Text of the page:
Gold Falls on Interest-Rate Jitters as FOMC Meets
Washington (July 29) Gold prices fell Tuesday, as concerns about a quicker-than-expected return to higher interest rates in the U.S. overshadowed escalating political tensions around the world, causing investors to sell the precious metal.
Gold for August delivery, the most actively traded contract, settled down $5, or 0.4%, at $1,298.30 a troy ounce on the Comex division of the New York Mercantile Exchange. Prices had risen to a one-week high of $1,312.10 an ounce earlier in the session.
Consumer confidence in the U.S. hit its highest level since before the recession in July, data from the Conference Board showed Tuesday, bolstering the view that the recovery is gaining traction. The better-than-expected numbers, coming ahead of Wednesday's statement from the Federal Reserve, put gold bulls on the defensive.
Fed Chairwoman Janet Yellen said earlier this month that interest rates would climb faster than the market expected if U.S. data continue to improve. Gold, which costs money to hold, struggles to compete with assets that offer yield when interest rates rise.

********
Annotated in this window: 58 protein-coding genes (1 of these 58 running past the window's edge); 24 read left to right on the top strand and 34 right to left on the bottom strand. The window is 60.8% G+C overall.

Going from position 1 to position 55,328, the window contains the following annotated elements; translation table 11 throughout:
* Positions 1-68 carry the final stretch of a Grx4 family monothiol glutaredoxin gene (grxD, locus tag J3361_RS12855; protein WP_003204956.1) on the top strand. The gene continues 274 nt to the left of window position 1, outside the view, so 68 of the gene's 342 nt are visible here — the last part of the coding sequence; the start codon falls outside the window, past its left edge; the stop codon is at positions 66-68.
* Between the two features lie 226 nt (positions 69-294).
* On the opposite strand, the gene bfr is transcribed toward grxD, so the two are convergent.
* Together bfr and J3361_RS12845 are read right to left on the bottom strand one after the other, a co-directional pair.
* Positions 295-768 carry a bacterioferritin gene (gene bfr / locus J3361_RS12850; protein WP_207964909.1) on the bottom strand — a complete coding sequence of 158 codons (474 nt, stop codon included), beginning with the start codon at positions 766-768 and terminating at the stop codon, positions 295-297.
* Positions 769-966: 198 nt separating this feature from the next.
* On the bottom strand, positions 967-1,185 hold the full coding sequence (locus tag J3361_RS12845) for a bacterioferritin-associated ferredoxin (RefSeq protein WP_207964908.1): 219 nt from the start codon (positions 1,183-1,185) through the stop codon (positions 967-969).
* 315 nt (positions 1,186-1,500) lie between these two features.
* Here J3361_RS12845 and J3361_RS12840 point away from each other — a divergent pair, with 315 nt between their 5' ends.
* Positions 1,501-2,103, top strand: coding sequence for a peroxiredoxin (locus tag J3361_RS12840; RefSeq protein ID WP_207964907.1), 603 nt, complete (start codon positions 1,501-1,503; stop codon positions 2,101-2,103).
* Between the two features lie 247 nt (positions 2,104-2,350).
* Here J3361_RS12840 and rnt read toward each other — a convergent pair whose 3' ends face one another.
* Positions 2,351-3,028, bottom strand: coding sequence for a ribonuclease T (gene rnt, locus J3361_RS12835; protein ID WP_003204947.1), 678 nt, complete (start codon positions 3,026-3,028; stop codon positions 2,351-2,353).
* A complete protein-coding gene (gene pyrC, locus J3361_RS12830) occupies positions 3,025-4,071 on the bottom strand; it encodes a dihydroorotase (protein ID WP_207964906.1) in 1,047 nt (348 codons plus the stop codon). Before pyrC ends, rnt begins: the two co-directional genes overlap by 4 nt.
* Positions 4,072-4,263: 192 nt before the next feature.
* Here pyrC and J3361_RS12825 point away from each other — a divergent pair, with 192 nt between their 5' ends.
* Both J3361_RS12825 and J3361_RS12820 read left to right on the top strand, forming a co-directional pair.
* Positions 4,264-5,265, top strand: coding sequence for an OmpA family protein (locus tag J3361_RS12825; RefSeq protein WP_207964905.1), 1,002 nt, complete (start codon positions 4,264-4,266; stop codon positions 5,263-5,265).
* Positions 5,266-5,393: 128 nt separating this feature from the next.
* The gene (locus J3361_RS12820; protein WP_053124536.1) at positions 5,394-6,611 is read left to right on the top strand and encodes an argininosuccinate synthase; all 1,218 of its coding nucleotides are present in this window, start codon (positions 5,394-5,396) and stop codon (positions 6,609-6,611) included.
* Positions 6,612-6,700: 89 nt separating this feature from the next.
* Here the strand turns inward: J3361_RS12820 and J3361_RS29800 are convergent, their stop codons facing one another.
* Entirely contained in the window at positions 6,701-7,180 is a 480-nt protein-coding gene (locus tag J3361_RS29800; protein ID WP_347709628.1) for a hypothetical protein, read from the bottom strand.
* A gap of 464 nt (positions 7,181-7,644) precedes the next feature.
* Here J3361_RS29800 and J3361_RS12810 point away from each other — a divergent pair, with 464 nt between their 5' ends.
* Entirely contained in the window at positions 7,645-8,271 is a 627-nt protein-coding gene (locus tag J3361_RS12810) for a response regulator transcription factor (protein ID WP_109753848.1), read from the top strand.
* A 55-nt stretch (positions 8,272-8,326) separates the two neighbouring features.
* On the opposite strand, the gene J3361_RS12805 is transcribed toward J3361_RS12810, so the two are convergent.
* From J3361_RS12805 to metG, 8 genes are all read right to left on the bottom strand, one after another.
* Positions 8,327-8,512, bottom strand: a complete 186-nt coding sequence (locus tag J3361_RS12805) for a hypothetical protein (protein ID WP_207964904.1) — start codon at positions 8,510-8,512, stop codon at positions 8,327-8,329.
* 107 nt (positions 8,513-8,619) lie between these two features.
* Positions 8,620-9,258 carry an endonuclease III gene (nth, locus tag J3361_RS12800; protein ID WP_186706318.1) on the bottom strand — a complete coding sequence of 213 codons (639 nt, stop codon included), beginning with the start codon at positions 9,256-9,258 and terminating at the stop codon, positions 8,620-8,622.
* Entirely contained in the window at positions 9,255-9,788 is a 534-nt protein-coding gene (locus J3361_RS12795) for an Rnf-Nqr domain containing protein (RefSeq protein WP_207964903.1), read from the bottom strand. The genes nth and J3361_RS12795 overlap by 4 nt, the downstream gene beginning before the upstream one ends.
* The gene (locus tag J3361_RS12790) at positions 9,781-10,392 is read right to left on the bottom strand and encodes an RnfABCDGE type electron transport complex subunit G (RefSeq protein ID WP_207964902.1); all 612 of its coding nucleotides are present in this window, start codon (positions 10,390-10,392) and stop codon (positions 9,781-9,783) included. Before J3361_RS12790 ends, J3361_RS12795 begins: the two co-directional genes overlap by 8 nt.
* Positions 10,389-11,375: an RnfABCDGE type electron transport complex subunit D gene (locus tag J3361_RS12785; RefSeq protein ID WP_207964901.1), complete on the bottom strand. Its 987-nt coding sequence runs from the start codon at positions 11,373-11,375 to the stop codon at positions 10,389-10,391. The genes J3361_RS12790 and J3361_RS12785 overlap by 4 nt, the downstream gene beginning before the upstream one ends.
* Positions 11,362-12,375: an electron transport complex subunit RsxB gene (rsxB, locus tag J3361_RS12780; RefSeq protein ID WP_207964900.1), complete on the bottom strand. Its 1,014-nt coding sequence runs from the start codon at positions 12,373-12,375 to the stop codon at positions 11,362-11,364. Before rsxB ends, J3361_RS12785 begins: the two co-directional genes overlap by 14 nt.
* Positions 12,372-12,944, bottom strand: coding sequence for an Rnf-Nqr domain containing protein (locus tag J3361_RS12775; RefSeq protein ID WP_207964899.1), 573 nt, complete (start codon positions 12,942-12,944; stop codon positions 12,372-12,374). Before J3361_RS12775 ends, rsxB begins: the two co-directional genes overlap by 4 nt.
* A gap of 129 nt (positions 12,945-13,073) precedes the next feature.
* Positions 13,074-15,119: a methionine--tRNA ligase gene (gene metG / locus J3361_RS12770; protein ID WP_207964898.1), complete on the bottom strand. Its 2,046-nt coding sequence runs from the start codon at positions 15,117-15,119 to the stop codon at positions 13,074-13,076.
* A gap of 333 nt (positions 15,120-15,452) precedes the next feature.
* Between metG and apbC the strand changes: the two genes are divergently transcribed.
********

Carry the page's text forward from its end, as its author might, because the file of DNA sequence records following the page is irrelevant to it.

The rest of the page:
Also hitting gold prices was a stronger dollar, which stood at its highest level in eight months against the euro. A rising greenback hurts gold, which some investors use as a hedge against a weaker U.S. currency.
"Nobody wants to be long gold right now when you have a Fed that most people believe is inclined to tighten sooner rather than later," said Frank Lesh, a broker at FuturePath Trading.
Earlier in the day, gold prices rose on spiraling geopolitical tensions, as fighting raged in Gaza despite repeated attempts by mediators to negotiate a cease-fire. In Europe, the U.S. and the European Union were expected to hit Russia with broader, sector-wide sanctions. The U.S. has accused Russia of providing rebels in Ukraine's eastern regions with surface-to-air missiles that were used to shoot down a Malaysian airliner on July 17.
Some investors use gold as a hedge in times of political and economic uncertainty in the belief it will hold its value better than other assets.